Ring Array | 0 deg. | 5 | deg. | 10 | deg. | 15 | deg. | 20 | deg. | 25 | deg. | 30 deg. |

with N=6 | ||||||||||||

Ring Array | 0 deg. | 1.667 | deg. | 3.333 | deg. | 5 | deg. | 6.667 | deg. | 8.333 | deg. | 10 deg. |

with N=18 | ||||||||||||

Augmented | 0 deg. | 10 | deg. | 20 | deg. | 30 | deg. | 40 | deg. | 50 | deg. | 60 deg. |

Spiral Lattice | ||||||||||||

Spiral Lattice | 0 deg. | 3.333 | deg. | 6.667 | deg. | 10 | deg. | 13.333 | deg. | 16.667 | deg. | 20 deg. |

If plots **0** through **6** are nearly identical in a given figure then the array factors are nearly circularly symmetric.

General Characteristics of the Array Factors of the Square Arrays

FIGS. 19 through 22 share several common characteristics. At k=2 π on plot **0** a grating lobes is evident. At the center of a grating lobe the response is the same as at the center of the main beam (at K=0). This grating lobe is also present at other integer multiples of (2 π) though these higher multiple lobes are not evident on these plots. As the number of elements in the square array increases, the width of the main beam decreases.

General Characteristics of the Array Factors of the Hexagonal Arrays

FIGS. 23 through 27 demonstrate the characteristics of the array factors of hexagonal arrays. In many ways these are similar to the array factors of square arrays. Grating lobes appear at φ=30 degrees, (ka sin φ)=4 π/sqrt(3). The hexagonal array space factor has 12 symmetry elements while that of the square has 8 symmetry elements. As with the square array, as the number of array elements increases the width of main beam decreases.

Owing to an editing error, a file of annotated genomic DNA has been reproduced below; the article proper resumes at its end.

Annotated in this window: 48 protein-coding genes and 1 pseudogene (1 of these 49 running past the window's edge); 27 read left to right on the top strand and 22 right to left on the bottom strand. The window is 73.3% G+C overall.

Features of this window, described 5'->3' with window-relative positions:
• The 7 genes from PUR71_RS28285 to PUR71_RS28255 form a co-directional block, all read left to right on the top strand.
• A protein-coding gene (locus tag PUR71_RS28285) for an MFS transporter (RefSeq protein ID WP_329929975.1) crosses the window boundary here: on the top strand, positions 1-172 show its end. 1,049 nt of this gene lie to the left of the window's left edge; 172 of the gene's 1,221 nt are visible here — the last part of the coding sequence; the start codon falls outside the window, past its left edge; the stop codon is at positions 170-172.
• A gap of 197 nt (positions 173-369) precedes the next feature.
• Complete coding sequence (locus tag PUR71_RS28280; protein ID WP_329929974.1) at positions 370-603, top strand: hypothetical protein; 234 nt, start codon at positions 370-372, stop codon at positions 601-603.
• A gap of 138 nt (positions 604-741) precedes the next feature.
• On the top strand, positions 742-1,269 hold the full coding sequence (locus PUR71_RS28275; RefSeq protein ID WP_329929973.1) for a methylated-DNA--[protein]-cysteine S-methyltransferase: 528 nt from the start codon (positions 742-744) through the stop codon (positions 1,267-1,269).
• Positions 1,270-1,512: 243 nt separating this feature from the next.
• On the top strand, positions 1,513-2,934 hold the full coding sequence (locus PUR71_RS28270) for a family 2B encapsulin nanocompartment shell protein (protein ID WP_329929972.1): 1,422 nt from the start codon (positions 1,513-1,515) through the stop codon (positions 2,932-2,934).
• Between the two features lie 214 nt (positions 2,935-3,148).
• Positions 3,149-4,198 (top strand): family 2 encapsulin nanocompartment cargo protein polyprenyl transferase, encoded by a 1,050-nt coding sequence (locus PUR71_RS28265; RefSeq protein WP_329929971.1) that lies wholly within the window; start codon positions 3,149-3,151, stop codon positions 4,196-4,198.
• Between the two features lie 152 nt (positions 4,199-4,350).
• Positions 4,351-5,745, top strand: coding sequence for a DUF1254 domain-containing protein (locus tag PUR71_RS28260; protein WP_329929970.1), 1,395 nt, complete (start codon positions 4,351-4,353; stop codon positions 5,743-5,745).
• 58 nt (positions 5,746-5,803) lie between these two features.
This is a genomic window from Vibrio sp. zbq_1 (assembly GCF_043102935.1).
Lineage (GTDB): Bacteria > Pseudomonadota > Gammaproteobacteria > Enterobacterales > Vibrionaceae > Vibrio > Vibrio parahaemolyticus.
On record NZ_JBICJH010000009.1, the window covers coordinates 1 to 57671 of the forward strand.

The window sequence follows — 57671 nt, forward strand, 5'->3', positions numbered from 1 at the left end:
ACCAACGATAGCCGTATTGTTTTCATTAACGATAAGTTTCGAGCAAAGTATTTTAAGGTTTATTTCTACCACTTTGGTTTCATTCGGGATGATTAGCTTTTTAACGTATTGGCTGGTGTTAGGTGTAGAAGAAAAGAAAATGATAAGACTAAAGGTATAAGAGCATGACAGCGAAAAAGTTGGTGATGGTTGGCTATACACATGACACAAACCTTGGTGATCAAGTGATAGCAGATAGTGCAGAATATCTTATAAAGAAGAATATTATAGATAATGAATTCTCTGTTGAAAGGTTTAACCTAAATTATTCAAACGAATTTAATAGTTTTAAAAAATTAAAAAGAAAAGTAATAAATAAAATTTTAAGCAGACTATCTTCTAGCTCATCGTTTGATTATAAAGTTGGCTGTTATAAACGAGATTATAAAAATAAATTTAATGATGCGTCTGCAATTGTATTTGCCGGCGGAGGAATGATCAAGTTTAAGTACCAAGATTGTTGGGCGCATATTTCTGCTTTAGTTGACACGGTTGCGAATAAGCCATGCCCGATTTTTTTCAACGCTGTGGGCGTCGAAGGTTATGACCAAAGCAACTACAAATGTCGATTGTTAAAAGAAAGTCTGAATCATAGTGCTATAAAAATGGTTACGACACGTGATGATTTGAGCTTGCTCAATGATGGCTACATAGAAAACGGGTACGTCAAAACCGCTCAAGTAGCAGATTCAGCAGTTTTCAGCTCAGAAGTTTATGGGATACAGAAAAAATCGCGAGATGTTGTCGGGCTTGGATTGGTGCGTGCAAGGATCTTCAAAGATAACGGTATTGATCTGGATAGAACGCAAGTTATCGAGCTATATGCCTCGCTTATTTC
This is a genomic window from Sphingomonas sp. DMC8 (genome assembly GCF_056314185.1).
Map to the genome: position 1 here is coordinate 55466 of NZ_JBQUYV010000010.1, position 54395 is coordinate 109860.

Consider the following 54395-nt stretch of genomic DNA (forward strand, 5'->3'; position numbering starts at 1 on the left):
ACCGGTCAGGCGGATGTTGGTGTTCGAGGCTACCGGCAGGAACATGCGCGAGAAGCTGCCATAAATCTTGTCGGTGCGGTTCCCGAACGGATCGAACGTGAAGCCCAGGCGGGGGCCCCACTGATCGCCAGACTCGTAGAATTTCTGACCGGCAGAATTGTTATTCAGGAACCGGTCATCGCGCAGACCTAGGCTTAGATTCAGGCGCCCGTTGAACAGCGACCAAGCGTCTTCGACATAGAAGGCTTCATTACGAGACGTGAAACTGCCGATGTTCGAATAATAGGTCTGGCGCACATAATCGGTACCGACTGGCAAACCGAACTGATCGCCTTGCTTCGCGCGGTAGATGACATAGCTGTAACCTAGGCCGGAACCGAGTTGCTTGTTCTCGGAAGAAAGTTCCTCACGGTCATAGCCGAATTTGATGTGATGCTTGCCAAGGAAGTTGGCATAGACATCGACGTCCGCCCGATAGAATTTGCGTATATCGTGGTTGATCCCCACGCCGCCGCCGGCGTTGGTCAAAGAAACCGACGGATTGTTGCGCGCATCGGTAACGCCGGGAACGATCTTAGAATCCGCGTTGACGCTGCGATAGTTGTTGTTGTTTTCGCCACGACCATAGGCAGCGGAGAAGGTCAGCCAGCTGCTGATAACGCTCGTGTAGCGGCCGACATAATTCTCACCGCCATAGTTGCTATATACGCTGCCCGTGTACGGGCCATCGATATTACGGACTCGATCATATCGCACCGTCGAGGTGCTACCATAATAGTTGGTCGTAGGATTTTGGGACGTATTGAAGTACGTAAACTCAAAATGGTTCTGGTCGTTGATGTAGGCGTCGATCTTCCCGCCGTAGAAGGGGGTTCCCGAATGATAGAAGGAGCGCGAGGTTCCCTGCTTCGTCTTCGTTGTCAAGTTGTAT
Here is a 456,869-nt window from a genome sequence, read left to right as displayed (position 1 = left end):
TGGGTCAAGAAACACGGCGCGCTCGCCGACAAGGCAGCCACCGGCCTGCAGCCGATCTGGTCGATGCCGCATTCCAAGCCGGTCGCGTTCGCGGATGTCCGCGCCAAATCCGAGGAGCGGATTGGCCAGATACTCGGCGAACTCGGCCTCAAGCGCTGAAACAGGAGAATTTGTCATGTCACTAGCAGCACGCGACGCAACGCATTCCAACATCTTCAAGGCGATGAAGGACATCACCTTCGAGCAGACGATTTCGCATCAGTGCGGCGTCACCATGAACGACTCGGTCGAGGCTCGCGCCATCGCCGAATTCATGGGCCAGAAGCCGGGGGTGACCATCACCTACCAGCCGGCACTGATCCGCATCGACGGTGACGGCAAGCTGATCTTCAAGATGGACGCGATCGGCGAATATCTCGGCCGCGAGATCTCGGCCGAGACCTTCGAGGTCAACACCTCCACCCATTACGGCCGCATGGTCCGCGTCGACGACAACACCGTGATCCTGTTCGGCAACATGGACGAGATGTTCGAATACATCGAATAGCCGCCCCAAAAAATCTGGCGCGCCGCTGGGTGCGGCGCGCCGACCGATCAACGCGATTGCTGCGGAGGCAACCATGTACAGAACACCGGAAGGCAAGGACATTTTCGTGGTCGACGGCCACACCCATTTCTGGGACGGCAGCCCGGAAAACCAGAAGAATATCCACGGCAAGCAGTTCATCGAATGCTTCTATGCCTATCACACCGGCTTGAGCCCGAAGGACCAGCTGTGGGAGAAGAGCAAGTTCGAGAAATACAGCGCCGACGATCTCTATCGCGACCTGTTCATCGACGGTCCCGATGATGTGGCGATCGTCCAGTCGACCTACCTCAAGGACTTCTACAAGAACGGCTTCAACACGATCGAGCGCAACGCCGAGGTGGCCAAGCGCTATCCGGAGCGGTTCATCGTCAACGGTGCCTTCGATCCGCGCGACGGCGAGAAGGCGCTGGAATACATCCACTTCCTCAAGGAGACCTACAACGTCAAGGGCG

General Characteristics of the Array Factors of the Ring (Circular) Arrays

FIGS. 28 and 29 show the properties of the array factors of circular or ring arrays. A readily noticeable property of these array factors is that they do not have grading lobes. This property makes the ring array useful in direction finding applications.

General Characteristics of Spiral Lattice/Augmented Spiral Lattice Array Factors

The spiral lattice annular configuration and augmented spiral lattice arrays are nestings of several ring arrays in specific orientation. The augmented spiral lattice arrays tend to have a smaller first side-lobe than the spiral lattice annular configuration array of the same order. The following are some of the notable characteristics of the these arrays:

1. They are devoid of grating lobes.

2. When compared to circular arrays they tend to have smaller side-lobes.

3. They have a high degree of rotational symmetry and are nearly circularly symmetric over a wide range of frequencies.

The specifics of element location and relationship for these novel sensor arrays will now be described.